Just over 10 years ago Western Michigan University unveiled its first four electric vehicle charging stations. By 2014 it had a total of 22 chargers, prompting a British publication to rank the university as the fourth most “electric vehicle-friendly” campus in the United States. But a WMUK investigation found that Western has not kept up with maintenance for the chargers and that the ones that are left are no longer reliable. This story has been updated with additional information about WMU's contract with a private company called ChargePoint.
Over the last decade, some electric vehicle chargers on campus wore out and were scrapped for parts. The total number of chargers dropped to 14. Now, on some days, half or more of those charging stations are out of service.
Driving around campus one recent afternoon I found five stations that charged my vehicle. The most common problem when they don’t work is that the nozzle on the charging station won’t release. That means it can’t be plugged in to charge a car.
“We’re finding now we are at that point of entropy where those first generation of chargers has sort of aged out. They’re breaking and we can’t fix them and we can’t get parts and we’re running out of our own parts,” said Jeff Spoelstra, the director of the Office for Sustainability. “We’re at that point of ‘okay, now what?’”
A $700,000 grant from the U.S. Department of Energy in 2012 paid for most of WMU’s electric vehicle chargers. That investment inspired Carla Koretsky, the Dean of the College of Arts and Sciences, to buy a used electric Smart ForTwo 3-years ago.
“The chargers by Miller were actually on my regular running route and I was like, ‘hmm, I wonder how this works?’” Koretsky said. “That was a definitely a factor in my decision to get an electric car was the fact that it would be super convenient to charge right on campus. I had assumed that you would have to pay to charge and then when I looked into it and realized that it was actually free to charge, it was even more of a bonus.”
Just before the COVID-19 pandemic shutdown campus, Koretsky said she noticed more and more electric cars and plug-in hybrids competing for chargers. At the same time, many of the of the chargers near the Miller parking garage stopped working. As dean, she was one of a handful of essential workers with an electric car who remained on campus during much of the pandemic.
“Up until now I’ve never had a problem. I’ve always been able to get a slot if I wanted one,” she said. “I do wonder, as people come back and more of them are in use, if we will start to see a capacity issue.”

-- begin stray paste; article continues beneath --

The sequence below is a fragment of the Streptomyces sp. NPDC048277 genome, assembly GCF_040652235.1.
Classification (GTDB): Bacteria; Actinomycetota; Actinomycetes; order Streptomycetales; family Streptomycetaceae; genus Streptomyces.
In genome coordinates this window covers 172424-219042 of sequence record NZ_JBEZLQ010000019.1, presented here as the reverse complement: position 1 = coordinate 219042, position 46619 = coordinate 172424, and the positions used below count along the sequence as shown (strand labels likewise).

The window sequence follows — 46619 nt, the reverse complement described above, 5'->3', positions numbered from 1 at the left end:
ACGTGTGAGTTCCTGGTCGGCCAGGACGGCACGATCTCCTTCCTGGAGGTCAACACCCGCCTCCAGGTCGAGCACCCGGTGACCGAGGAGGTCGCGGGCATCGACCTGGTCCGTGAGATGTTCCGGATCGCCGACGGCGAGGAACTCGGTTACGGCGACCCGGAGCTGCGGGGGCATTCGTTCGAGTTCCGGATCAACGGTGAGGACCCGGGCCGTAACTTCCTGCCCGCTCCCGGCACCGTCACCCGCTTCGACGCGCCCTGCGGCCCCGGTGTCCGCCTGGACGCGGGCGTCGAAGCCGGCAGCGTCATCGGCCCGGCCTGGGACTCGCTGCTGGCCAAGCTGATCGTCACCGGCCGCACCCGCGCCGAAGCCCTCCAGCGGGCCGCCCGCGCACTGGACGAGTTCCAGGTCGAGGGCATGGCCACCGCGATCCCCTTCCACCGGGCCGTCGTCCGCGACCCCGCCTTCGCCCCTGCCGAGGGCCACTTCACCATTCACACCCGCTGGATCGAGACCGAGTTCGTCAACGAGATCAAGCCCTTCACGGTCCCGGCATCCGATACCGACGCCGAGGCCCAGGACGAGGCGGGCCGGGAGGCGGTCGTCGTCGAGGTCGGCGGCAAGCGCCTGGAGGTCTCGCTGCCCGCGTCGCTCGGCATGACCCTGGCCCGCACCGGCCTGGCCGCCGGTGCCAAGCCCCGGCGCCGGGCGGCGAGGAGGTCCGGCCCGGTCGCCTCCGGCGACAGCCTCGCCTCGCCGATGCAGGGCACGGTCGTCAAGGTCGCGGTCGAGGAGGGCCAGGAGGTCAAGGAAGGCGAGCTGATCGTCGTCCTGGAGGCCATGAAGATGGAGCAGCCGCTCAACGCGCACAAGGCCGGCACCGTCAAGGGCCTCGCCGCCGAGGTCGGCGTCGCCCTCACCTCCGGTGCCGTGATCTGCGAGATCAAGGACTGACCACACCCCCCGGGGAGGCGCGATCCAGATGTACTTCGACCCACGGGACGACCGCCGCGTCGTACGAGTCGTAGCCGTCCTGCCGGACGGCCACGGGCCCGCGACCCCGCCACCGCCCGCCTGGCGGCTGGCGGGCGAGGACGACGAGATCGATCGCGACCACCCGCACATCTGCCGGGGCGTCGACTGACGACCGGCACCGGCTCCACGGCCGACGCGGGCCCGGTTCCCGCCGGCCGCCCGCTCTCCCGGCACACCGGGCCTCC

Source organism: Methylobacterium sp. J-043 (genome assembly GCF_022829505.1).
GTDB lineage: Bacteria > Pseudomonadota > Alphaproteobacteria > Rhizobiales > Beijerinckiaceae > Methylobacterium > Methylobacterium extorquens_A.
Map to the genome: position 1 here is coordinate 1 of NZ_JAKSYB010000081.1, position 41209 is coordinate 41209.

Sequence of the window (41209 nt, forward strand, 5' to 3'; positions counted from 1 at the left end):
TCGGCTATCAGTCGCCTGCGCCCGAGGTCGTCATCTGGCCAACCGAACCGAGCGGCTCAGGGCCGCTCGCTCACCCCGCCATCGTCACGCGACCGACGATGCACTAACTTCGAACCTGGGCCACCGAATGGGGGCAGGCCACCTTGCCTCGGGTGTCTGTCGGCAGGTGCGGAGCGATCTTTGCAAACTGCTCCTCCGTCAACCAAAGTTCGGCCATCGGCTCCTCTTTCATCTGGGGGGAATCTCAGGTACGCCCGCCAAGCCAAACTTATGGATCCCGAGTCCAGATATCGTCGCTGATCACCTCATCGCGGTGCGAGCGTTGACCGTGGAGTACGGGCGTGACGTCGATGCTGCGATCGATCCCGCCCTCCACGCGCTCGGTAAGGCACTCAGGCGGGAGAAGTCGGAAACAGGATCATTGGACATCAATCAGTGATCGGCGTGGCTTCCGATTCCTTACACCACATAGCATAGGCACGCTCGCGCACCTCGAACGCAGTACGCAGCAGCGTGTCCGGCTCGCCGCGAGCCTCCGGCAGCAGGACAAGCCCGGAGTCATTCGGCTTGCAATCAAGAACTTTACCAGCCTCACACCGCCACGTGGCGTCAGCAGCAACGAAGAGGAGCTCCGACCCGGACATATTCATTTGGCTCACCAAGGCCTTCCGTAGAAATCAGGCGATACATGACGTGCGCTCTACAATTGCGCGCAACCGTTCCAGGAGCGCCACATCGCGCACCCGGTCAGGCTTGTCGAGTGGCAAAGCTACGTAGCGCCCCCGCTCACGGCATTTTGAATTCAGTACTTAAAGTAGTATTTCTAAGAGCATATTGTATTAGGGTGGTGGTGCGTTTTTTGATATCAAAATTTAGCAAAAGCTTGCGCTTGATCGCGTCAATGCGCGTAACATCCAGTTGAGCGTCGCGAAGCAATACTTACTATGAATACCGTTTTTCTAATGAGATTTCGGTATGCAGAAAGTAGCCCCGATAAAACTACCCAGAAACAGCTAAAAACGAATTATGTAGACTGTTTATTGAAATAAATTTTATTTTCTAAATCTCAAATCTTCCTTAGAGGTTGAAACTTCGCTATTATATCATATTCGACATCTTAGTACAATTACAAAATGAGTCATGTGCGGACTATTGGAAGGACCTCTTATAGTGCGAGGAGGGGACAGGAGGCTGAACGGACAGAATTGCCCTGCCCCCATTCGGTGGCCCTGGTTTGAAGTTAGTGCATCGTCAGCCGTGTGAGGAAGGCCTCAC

That’s likely. As Koretsky noted, several chargers near Miller had stopped working before the pandemic. Some simply broke or aged out, but others stopped working because WMU stopped paying fees to ChargePoint, a private company contracted to service the chargers. ChargePoint did not do nuts-and-bolts maintenance for the stations, but rather, provided network and data services for them.
“We, as a university, made the choice to not subscribe to the annual fees for individual stations some years ago,” said Spoelstra. “The stations at the time continued to work, they just simply weren’t on the ChargePoint digital network. We also became ineligible for assistance from ChargePoint because we weren’t subscribed.
“It makes sense, right? Looking back in time it would have been great if we had pulled all the financial resources together and subscribed over all those years for those chargers. But we didn’t, and now we’re at that point of old chargers aging out, no subscriptions paid, so we don’t have many options.”
At least five charging stations that can service ten cars at the same time could be brought back online, but Western would have to resume paying annual service fees to ChargePoint. That would cost at least $5500 for a five-year commitment.
When the program began with the grant from the U.S. Department of Energy, Jeff Spoelstra handled the data. He said not many people used the chargers at first. But that eventually changed.
“We came out of the gate strong. We had more chargers than users and then 5-years later we were at saturation. And now we’re in a harder place, which is entropy. And we’re at a point, we have to decide on reinvestment,” he said.
As people return to campus in a couple of weeks, Spoelstra said several groups are working together to look for solutions. Specifically, he said they are looking for funding to replace or fix the chargers and address another goal: to electrify Western’s vehicle fleet.
“Solving this problem has not been something that anyone’s been working on during COVID,” said Spoelstra. “But with the fall semester about to kick-off and I know students are going to come back to campus, new students are going to show up with electric vehicles. I would love to be able to offer a whole lot of options for them.”
Spoelstra said he’s heard from several of Western’s electric car drivers. Many have expressed the same idea that Koretsky had to help get WMU back online.
“If it came to it and I had to pay to charge on campus, I would prefer that to having no charging on campus,” said Koretsky. “If it is an issue of becoming cost prohibitive because Western has been covering all the costs, it wouldn’t be a problem for me to pay some out-of-pocket. I think it would still be far less expensive than a gasoline engine car would be.”
“It’s definitely possible,” said Spoelstra, “and I think it will be a part of whatever we decide to do in the next few years.”